United Nations removes last container holding Colombian rebels’ weapons
FONSECA, Colombia (AP) — U.N. observers on Tuesday removed the last of more than 8,000 guns once carried by the guerrillas of Colombia’s largest rebel army and collected at 26 demobilization sites around the South American nation under a historic peace deal.
Rebels agreed to disarm as part of the pact reached with the government last year, and some of the weapons will be smelted and transformed into statues commemorating the end to Latin America’s longest-running armed conflict.
“This puts the country on the path to a new future,” Jean Arnault, head of the United Nations’ mission in Colombia, said at a ceremony where President Juan Manuel Santos put a lock on the final container as leaders of the Revolutionary Armed Forces of Colombia, or FARC, looked on.
Former FARC rebels finished turning over their individual weapons in late June, and since then the guns have been locked up and guarded by U.N. observers. On Tuesday the last remaining container was taken from a transition zone in northern Colombia.
In addition to some 8,112 guns, Arnault said the United Nations collected 1.3 million bullets, 22 tons of explosives, 3,000 grenades and 1,000 land mines from the rebels.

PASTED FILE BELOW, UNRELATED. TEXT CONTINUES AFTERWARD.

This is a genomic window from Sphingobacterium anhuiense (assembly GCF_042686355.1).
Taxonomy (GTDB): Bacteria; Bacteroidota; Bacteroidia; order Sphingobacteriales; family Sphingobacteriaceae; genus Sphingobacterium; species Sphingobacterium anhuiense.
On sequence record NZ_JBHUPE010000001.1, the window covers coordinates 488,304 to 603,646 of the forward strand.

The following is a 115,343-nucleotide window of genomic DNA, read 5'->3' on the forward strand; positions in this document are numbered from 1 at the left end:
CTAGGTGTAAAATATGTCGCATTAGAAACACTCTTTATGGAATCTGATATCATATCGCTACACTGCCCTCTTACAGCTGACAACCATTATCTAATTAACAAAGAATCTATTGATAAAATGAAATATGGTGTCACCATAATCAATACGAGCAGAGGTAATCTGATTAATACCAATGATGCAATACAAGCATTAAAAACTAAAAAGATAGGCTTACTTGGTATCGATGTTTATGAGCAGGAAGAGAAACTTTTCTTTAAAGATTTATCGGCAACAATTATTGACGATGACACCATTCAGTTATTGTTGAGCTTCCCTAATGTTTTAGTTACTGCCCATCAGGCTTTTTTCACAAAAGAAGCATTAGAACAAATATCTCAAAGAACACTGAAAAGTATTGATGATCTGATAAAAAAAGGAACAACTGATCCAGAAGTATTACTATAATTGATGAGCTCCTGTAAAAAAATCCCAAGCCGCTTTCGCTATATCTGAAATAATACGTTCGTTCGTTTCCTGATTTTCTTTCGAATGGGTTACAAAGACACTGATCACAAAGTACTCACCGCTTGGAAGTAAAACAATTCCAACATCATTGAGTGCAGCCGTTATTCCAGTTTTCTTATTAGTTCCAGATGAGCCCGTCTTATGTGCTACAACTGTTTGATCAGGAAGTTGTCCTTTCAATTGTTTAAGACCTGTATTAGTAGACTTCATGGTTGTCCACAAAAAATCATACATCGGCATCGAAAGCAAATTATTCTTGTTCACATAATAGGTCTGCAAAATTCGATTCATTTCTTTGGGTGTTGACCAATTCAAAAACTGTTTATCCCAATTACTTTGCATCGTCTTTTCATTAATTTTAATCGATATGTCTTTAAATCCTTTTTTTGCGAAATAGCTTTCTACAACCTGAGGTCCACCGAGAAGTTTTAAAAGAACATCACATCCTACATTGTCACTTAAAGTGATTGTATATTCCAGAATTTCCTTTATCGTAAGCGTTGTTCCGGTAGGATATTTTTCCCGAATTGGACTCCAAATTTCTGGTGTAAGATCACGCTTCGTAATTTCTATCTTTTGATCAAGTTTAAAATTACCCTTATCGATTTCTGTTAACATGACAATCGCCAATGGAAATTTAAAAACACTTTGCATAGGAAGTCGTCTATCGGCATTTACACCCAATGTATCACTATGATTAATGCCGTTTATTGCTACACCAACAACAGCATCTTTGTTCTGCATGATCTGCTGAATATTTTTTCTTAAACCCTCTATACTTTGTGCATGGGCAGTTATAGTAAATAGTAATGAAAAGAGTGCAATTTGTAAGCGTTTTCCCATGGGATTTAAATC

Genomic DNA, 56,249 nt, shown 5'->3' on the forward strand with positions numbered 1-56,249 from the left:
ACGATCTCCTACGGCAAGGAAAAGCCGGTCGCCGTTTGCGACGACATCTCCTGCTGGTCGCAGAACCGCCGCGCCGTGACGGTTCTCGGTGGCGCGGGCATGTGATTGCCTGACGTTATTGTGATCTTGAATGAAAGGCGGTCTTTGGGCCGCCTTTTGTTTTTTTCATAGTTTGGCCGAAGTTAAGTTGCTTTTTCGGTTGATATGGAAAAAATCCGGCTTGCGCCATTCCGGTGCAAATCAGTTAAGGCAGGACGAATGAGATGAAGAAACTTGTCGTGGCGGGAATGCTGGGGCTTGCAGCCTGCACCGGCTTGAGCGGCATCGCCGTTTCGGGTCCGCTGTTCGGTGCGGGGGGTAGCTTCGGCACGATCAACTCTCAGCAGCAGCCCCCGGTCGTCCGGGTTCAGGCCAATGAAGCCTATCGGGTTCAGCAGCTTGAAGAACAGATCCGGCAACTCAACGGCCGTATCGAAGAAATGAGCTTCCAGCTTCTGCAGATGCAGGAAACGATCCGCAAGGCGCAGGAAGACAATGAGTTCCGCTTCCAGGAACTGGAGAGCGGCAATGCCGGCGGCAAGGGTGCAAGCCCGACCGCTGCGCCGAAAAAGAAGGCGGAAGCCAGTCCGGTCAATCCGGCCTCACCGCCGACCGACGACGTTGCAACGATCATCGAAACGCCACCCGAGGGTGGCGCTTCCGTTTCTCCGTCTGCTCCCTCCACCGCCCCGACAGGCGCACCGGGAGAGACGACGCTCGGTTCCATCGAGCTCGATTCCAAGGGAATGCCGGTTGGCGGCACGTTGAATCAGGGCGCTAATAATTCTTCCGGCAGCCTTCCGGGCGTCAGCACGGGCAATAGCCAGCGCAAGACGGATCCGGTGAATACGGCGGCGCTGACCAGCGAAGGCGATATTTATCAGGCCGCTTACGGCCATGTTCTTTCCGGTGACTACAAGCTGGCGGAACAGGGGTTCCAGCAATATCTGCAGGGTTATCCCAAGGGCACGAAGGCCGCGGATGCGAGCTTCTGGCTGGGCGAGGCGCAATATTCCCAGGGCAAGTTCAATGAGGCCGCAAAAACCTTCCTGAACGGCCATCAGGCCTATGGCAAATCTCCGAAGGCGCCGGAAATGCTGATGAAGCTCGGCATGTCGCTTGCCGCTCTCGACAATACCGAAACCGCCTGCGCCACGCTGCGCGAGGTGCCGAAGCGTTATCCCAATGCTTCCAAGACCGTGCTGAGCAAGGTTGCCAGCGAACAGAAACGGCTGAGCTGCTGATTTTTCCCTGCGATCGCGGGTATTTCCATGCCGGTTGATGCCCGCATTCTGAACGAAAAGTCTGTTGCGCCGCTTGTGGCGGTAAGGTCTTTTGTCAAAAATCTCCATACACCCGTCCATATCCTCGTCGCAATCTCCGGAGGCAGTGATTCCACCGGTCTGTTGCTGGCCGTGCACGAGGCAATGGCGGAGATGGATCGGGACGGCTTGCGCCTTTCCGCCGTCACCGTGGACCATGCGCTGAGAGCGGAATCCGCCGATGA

“Building peace is like building a cathedral, and today we are laying the foundation,” said Santos, winner of last year’s Nobel Peace Prize for his efforts to win an end to hostilities.
The FARC was formed in the early 1960s by guerrillas affiliated with Colombia’s communist party intent on resolving longstanding issues such as land disputes and government neglect of rural areas, issues that still resonate in much of the nation today.
Over the next five decades, the conflict between the rebels, government forces and right-wing paramilitaries claimed at least 250,000 lives and left another 60,000 people missing. Millions more were displaced from their homes fleeing the bloodshed.
The handing over of rebel arms is a fundamental component of the peace accord, which also aims to reduce Colombia’s booming coca production by encouraging farmers to grow food crops instead and expand the state’s presence in remote areas where basic utilities like running water and electricity can be scarce.
The rebel leader known by the nom de guerre Ivan Marquez took advantage of the media attention on Tuesday’s ceremony to preview what he said is likely to be the name of the former rebels’ new political movement: the Revolutionary Alternative Force of Colombia, preserving the Spanish acronym FARC.
“We will be part of the system but raise our voice clearly and sharply against the system,” Marquez said.
U.N. observers first began removing the locked weapons containers in late July.